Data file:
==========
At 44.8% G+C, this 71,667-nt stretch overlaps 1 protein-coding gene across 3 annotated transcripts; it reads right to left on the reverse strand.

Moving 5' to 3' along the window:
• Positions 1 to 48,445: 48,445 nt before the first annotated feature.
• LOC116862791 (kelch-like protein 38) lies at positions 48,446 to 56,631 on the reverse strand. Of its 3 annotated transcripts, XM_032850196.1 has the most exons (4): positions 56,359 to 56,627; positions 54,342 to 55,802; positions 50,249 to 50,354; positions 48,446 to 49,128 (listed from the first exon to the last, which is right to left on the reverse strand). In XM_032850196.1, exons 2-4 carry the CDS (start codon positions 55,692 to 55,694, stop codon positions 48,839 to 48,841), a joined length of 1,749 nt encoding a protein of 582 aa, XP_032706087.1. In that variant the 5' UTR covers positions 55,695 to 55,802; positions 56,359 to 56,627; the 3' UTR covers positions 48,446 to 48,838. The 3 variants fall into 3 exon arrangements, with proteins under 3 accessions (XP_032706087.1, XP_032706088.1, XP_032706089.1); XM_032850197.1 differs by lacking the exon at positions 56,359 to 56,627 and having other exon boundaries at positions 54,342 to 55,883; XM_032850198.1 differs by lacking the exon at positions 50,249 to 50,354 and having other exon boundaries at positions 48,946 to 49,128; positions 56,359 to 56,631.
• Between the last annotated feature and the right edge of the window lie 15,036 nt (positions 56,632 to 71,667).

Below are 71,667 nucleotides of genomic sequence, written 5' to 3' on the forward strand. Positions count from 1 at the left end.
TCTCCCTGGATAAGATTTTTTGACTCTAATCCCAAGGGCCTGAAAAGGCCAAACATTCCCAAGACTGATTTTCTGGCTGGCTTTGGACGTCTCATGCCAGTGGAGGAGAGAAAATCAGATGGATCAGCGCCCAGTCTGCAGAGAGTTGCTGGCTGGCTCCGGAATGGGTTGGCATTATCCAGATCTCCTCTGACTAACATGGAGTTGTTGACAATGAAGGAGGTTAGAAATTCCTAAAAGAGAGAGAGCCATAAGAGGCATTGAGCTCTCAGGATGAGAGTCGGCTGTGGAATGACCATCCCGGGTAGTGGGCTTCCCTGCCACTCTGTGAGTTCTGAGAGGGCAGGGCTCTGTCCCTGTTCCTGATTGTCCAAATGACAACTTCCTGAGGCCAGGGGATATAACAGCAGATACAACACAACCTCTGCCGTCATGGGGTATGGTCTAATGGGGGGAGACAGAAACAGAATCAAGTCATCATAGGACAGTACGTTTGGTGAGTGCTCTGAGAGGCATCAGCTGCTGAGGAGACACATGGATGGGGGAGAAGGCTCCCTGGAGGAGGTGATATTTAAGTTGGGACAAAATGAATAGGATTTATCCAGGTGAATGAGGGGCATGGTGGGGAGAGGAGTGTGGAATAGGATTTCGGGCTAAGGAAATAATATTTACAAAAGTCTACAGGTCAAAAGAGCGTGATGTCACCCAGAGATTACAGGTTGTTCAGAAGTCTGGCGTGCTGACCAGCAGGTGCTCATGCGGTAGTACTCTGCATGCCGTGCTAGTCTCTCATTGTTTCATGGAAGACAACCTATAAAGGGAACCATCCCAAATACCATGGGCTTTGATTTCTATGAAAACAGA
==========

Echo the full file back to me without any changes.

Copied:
At 44.8% G+C, this 71,667-nt stretch overlaps 1 protein-coding gene across 3 annotated transcripts; it reads right to left on the reverse strand.

Moving 5' to 3' along the window:
• Positions 1 to 48,445: 48,445 nt before the first annotated feature.
• LOC116862791 (kelch-like protein 38) lies at positions 48,446 to 56,631 on the reverse strand. Of its 3 annotated transcripts, XM_032850196.1 has the most exons (4): positions 56,359 to 56,627; positions 54,342 to 55,802; positions 50,249 to 50,354; positions 48,446 to 49,128 (listed from the first exon to the last, which is right to left on the reverse strand). In XM_032850196.1, exons 2-4 carry the CDS (start codon positions 55,692 to 55,694, stop codon positions 48,839 to 48,841), a joined length of 1,749 nt encoding a protein of 582 aa, XP_032706087.1. In that variant the 5' UTR covers positions 55,695 to 55,802; positions 56,359 to 56,627; the 3' UTR covers positions 48,446 to 48,838. The 3 variants fall into 3 exon arrangements, with proteins under 3 accessions (XP_032706087.1, XP_032706088.1, XP_032706089.1); XM_032850197.1 differs by lacking the exon at positions 56,359 to 56,627 and having other exon boundaries at positions 54,342 to 55,883; XM_032850198.1 differs by lacking the exon at positions 50,249 to 50,354 and having other exon boundaries at positions 48,946 to 49,128; positions 56,359 to 56,631.
• Between the last annotated feature and the right edge of the window lie 15,036 nt (positions 56,632 to 71,667).

Below are 71,667 nucleotides of genomic sequence, written 5' to 3' on the forward strand. Positions count from 1 at the left end.
TCTCCCTGGATAAGATTTTTTGACTCTAATCCCAAGGGCCTGAAAAGGCCAAACATTCCCAAGACTGATTTTCTGGCTGGCTTTGGACGTCTCATGCCAGTGGAGGAGAGAAAATCAGATGGATCAGCGCCCAGTCTGCAGAGAGTTGCTGGCTGGCTCCGGAATGGGTTGGCATTATCCAGATCTCCTCTGACTAACATGGAGTTGTTGACAATGAAGGAGGTTAGAAATTCCTAAAAGAGAGAGAGCCATAAGAGGCATTGAGCTCTCAGGATGAGAGTCGGCTGTGGAATGACCATCCCGGGTAGTGGGCTTCCCTGCCACTCTGTGAGTTCTGAGAGGGCAGGGCTCTGTCCCTGTTCCTGATTGTCCAAATGACAACTTCCTGAGGCCAGGGGATATAACAGCAGATACAACACAACCTCTGCCGTCATGGGGTATGGTCTAATGGGGGGAGACAGAAACAGAATCAAGTCATCATAGGACAGTACGTTTGGTGAGTGCTCTGAGAGGCATCAGCTGCTGAGGAGACACATGGATGGGGGAGAAGGCTCCCTGGAGGAGGTGATATTTAAGTTGGGACAAAATGAATAGGATTTATCCAGGTGAATGAGGGGCATGGTGGGGAGAGGAGTGTGGAATAGGATTTCGGGCTAAGGAAATAATATTTACAAAAGTCTACAGGTCAAAAGAGCGTGATGTCACCCAGAGATTACAGGTTGTTCAGAAGTCTGGCGTGCTGACCAGCAGGTGCTCATGCGGTAGTACTCTGCATGCCGTGCTAGTCTCTCATTGTTTCATGGAAGACAACCTATAAAGGGAACCATCCCAAATACCATGGGCTTTGATTTCTATGAAAACAGA